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London Lions’ Vince Macaulay wants to make his community better through basketball

Copyright: Stephen Wright / BBL

One of the most successful basketball coaches in the UK, London Lions’ Vince Macaulay, talks about basketball, the meaning of the community, racism, diversity, the lockdown, and how sports can help the society to become better.

By Nikos Papanikolaou

If someone searches on the web about the most popular sports in the UK, they will discover that basketball is not one of them. Football and cricket take the pie’s juiciest slice, a fact that reflects on the constant absence of British basketball in tournaments.

In a country that is all about football, someone who wants to invest time and money in a basketball team is either crazy or passionate. And in the case of Vince Macaulay, the London Lions’ coach, it’s probably both.

A former player for Brixton TopCats, Tower Hamlets/London Towers, and Hemel Royals, Macaulay has been involved in UK basketball for more than three decades, as a player, as a coach, as an owner. And even if he could have been a successful cinematographer, after studying at London International Film School, Vince Macaulay dedicated his life to the orange rubber ball. And he never thought about it twice.

“I think you must follow your passion whichever way it takes. You know filming was a great part of my life for many, many years. I was fortunate to do a lot of work with the BBC Panorama program, with News Night. But, no, I haven’t regretted anything about it,” Macaulay says.

By the way he’s talking you can quickly understand that he is a man full of life and joy for what he’s doing. Sometimes, however, we tend to overlook things when we’re passionate about something. Some call it ego. Some others call it naivety. But Macaulay is not one of them. He loves basketball with all his heart, but he also knows that he’s doing it in a country that keeps ignoring the sport for decades.

Looking back to his playing years, Macaulay is not really sure that things have changed that much. Surely not at the level he wanted to. “I took over my first club, which actually was in 1989, at the London Docklands. I just wanted to play,  trying to have fun, you know, trying to make sure we had a club in London to play,” he says.

“But now we’ve moved to a position where there are social media, and we can shout about what we do. We can show people that we all care about is the development of young British players. What hasn’t changed is the mainstream acceptance of the sport, particularly in television and in mainstream media.”

When all team sports leagues halted during the pandemic, the Government decided to give emergency funds to sports teams. Rugby teams received more than £15 million and non-league football teams £250 million. Basketball only got £3 million.

“It’s really is a kick in the teeth. Basketball is a game that’s inclusive for everyone, male, female, black, white, brown, Chinese. It doesn’t matter. The game is loved worldwide, and we don’t see that in this country. I believe that the people who are making the decisions don’t know anything about basketball. We do much more community work than rugby, and yet we are ignored year after year,” Macaulay says.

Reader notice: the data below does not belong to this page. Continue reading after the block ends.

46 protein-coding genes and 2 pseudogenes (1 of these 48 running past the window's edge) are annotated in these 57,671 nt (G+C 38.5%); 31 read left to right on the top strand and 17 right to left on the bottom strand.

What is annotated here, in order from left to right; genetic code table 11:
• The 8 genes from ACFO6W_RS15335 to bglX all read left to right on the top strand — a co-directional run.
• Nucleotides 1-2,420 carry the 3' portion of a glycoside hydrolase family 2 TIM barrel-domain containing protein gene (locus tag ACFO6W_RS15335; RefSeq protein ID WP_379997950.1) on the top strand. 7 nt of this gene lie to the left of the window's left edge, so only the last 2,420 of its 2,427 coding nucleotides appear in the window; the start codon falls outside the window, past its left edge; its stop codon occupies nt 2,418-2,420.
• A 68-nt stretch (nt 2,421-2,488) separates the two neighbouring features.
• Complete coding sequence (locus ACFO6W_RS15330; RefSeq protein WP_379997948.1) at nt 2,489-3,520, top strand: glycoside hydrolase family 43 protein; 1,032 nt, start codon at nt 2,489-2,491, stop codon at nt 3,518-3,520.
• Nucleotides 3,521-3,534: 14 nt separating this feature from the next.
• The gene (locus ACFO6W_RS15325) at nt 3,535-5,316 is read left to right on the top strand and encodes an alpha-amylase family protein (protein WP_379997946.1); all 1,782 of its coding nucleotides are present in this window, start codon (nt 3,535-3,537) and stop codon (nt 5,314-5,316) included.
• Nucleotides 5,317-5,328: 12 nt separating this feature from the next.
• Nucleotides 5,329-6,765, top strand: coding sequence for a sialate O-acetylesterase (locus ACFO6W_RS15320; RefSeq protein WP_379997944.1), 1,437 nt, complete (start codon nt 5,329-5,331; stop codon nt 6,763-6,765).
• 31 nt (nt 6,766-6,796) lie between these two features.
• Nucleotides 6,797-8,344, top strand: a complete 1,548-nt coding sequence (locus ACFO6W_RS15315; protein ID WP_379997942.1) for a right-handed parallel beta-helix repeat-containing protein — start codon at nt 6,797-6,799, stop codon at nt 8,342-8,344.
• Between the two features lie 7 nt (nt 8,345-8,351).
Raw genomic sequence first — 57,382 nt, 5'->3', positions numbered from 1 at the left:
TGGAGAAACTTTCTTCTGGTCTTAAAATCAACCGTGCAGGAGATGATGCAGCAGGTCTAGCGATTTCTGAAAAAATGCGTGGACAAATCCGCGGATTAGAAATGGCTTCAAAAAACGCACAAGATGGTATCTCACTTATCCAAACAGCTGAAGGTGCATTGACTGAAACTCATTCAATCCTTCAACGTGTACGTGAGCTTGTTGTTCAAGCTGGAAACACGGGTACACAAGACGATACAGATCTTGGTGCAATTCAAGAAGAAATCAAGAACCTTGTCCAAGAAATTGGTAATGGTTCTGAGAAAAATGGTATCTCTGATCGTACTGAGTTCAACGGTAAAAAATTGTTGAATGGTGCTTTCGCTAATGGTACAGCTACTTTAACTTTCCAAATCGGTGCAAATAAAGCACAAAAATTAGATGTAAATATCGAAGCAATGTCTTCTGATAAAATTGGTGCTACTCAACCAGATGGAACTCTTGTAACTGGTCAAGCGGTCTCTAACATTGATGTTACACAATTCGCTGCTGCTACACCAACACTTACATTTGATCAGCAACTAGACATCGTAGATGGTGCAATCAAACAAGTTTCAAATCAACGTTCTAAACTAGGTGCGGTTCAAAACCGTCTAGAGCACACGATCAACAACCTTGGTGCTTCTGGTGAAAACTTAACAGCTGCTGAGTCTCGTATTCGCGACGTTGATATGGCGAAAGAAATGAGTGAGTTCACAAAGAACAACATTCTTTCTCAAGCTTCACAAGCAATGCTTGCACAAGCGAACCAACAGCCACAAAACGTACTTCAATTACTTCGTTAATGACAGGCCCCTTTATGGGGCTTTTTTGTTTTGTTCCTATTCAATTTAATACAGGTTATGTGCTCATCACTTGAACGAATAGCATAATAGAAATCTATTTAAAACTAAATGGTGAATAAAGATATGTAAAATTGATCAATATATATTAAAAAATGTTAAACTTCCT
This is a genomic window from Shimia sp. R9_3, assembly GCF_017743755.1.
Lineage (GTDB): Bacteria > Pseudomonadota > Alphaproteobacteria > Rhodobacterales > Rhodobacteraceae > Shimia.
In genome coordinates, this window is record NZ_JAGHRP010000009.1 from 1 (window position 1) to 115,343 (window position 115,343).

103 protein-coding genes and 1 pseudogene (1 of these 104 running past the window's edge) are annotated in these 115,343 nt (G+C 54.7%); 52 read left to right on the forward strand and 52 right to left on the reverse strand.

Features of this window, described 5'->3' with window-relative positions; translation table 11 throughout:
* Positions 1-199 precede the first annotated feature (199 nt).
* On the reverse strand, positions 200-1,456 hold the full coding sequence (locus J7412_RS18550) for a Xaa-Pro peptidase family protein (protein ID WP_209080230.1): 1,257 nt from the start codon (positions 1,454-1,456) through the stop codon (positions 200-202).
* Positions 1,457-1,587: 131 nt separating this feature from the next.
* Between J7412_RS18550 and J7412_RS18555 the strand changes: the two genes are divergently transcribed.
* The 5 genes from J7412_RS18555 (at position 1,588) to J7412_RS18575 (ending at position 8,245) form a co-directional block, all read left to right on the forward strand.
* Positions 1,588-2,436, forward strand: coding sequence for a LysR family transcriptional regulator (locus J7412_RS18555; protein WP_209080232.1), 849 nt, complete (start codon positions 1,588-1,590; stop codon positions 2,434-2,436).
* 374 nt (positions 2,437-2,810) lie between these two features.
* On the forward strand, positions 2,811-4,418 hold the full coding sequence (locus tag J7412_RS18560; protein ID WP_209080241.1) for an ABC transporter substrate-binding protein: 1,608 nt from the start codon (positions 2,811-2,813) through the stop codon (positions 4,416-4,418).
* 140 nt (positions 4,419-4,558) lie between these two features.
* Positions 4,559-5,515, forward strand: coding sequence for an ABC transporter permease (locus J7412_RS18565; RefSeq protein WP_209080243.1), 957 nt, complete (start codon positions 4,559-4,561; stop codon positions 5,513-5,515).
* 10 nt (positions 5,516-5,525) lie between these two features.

Born in Liverpool, Vince is proud of his Nigerian descent. And even if he says that basketball is not inclusive, the numbers show that it’s the second most popular among Black, Asian, and Minority Ethnic communities. Vince is proud of his community and his ancestors’ history. His father’s grandfather was a slave, and he considers himself a product of that.

But during the past months – especially during the Black Lives Matter marches – people wanted to erase the slaving and racist history in the country. But erasing history doesn’t erase the facts. And living in a world that continually changes, Vince thinks that the keyword is education and not denial.

“We need to stand up and say what they did was wrong. We should create a museum people can go to to understand our history. We don’t leave it out there in some sort of celebratory position on top of a plinth as something that we should be looking up to. That should never be the case,” he says.

Macaulay does not consider himself just a basketball man. He’s vocal about social issues, about Nigeria and the police brutality in the country, racism, and discrimination. He feels that this is his duty, as a black person with some sort of social status, to talk about things that are wrong in his community. “We have to keep our voice and let them know that no one is going to keep your voice down,” he explains.

Vince Macaulay is not an ordinary man by any means, even if he thinks otherwise. In a world full of rage and hate, he still feels that we can all change the world together and sports can become a significant way to achieve this. He feels that the thing he loves most – basketball – is much more than a sport. It is a way to be more diverse, to offer himself up to the community, and form a better world for everyone.